At Thirteenth Special Session of the Human Rights Council: Special Session “The Support of the Human Rights Council to the Recovery Process in Haiti after the Earthquake of January 12, 2010: A Human Rights Approach”

As Catholic Church-inspired organizations deeply engaged in humanitarian assistance, development, and defence of human rights programmes in Haiti long before the most recent catastrophe, we express our gratitude to this august Council for its wise attention to the human rights implications of the current emergency. The impact of this disaster is felt most directly by the victims themselves. It also has resulted in an exponential deterioration of structures necessary to deliver effective and efficient aid and to assure enjoyment of human rights by the Haitian people who have suffered injustice, want, and marginalisation for too long a period of time. In this regard, we appeal to this Council to call for a balance between emergency action and a long-term development perspective in response to the crying needs of the Haitian people.

The immediate dimensions of this crisis already have been communicated widely within the international community and to the general public, even if total consequences are yet uncalculated. Thus, we will focus on the human rights concerns that our organizations have seen firsthand in the course of our immediate and widespread emergency relief efforts. These efforts continue to suffer from severe lack of resources and of coordination.[2] These initiatives are supplementary to the efforts of local persons, many of whom are motivated by faith-related values of solidarity, concern for the most vulnerable, and commitment to the common good to share what little food, water, and shelter they have with those less fortunate than themselves. Thus we acknowledge that most effective humanitarian response, that also is respectful of basic human rights, must be located in families and local communities.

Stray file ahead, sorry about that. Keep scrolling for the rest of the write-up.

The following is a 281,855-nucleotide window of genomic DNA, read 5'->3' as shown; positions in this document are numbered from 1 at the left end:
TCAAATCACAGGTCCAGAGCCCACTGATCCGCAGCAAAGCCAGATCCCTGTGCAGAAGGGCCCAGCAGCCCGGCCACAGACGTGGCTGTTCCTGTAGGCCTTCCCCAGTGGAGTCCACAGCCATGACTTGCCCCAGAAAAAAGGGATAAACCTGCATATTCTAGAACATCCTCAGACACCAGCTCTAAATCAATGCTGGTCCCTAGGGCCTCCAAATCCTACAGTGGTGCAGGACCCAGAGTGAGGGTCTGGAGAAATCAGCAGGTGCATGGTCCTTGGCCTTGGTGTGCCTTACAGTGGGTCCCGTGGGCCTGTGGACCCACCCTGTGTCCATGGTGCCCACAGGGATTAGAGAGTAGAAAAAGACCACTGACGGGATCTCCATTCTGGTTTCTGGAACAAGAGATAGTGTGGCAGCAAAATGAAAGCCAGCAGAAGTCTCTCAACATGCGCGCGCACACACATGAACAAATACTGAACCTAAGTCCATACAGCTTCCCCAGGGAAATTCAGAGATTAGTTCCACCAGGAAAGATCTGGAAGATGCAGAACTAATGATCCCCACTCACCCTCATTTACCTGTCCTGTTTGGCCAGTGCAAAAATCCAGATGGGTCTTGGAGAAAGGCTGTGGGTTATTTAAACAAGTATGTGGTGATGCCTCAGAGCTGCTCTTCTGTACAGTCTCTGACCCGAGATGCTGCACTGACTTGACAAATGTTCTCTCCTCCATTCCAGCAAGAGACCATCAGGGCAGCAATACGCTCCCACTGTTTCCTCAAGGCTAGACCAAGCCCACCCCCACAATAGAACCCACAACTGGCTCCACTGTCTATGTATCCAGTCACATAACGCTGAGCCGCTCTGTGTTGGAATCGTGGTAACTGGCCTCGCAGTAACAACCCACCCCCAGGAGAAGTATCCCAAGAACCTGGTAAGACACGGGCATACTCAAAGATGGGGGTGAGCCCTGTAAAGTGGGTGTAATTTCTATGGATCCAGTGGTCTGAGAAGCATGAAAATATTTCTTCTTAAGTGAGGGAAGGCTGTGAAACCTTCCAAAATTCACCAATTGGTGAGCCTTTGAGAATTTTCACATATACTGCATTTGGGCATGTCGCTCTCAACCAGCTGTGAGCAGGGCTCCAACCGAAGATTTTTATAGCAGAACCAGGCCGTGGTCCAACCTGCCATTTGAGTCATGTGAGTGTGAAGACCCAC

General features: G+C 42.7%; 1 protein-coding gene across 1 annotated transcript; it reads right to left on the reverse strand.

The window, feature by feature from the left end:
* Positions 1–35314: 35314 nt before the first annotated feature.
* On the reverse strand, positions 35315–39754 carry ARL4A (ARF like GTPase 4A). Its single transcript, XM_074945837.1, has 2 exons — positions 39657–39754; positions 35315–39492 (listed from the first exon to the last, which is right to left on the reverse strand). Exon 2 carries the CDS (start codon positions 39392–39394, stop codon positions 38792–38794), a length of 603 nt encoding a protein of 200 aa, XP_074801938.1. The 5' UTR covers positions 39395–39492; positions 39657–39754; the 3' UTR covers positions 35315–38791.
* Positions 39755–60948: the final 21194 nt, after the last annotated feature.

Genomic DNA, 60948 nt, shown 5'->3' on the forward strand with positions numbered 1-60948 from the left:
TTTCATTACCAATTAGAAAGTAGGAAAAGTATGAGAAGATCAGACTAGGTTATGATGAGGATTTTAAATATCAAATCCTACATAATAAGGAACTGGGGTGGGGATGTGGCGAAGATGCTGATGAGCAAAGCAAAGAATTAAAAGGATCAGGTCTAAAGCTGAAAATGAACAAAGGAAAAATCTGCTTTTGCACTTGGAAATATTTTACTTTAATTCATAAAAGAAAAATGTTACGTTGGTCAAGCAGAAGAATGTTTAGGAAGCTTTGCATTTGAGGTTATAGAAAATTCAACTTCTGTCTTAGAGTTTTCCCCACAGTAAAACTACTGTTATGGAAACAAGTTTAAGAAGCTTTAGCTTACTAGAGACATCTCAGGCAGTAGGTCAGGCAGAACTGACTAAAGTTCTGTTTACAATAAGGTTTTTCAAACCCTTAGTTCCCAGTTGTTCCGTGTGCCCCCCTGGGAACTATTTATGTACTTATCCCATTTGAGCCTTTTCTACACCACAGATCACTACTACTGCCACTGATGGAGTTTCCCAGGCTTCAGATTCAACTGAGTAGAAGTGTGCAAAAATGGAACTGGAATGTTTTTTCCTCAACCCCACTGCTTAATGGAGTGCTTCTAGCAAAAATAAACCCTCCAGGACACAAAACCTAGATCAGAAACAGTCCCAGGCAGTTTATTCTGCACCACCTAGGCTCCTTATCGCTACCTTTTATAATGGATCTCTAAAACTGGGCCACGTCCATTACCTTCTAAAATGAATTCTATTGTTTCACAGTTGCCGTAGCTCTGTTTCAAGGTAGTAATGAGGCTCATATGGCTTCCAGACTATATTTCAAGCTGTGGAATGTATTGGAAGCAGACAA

We wish to raise a special appeal to prioritize the immediate survival and protection needs of women and children. Both the Committee on the Elimination of Discrimination against Women and the Committee on the Rights of the Child have called attention to the striking vulnerability of these populations even before the present disaster occurred. Thus we call on the Human Rights Council to urge development, by the international community, of special action plans to ensure adequate access to and provision of nutrition, water, shelter, health care and protection against violence for both women and children. We also appeal for attention to emotional as well as physical needs of children in order to promote their future development and resilience. In this regard, education must be included among the first lines of response, especially for children who are separated from their families, so that they can regain a sense of “normalcy” and thus benefit from safe and secure spaces where they can interact positively with caregivers and with each other.